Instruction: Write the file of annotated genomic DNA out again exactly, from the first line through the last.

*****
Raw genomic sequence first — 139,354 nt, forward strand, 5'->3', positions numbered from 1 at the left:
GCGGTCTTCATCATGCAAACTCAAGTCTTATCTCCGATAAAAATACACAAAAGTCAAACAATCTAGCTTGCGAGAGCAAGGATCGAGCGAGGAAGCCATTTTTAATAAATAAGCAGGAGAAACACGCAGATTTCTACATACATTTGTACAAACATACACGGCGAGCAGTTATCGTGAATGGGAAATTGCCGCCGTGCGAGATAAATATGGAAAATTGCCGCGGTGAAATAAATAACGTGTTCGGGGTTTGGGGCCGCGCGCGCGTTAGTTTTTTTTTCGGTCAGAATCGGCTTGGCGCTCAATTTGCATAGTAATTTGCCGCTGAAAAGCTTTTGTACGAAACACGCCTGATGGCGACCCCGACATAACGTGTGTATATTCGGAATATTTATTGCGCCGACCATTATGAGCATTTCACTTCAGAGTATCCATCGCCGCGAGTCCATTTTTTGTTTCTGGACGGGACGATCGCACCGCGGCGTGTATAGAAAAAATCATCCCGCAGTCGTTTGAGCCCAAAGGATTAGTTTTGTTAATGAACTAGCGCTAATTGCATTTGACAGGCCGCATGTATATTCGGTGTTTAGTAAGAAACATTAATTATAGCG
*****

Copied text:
Raw genomic sequence first — 139,354 nt, forward strand, 5'->3', positions numbered from 1 at the left:
GCGGTCTTCATCATGCAAACTCAAGTCTTATCTCCGATAAAAATACACAAAAGTCAAACAATCTAGCTTGCGAGAGCAAGGATCGAGCGAGGAAGCCATTTTTAATAAATAAGCAGGAGAAACACGCAGATTTCTACATACATTTGTACAAACATACACGGCGAGCAGTTATCGTGAATGGGAAATTGCCGCCGTGCGAGATAAATATGGAAAATTGCCGCGGTGAAATAAATAACGTGTTCGGGGTTTGGGGCCGCGCGCGCGTTAGTTTTTTTTTCGGTCAGAATCGGCTTGGCGCTCAATTTGCATAGTAATTTGCCGCTGAAAAGCTTTTGTACGAAACACGCCTGATGGCGACCCCGACATAACGTGTGTATATTCGGAATATTTATTGCGCCGACCATTATGAGCATTTCACTTCAGAGTATCCATCGCCGCGAGTCCATTTTTTGTTTCTGGACGGGACGATCGCACCGCGGCGTGTATAGAAAAAATCATCCCGCAGTCGTTTGAGCCCAAAGGATTAGTTTTGTTAATGAACTAGCGCTAATTGCATTTGACAGGCCGCATGTATATTCGGTGTTTAGTAAGAAACATTAATTATAGCG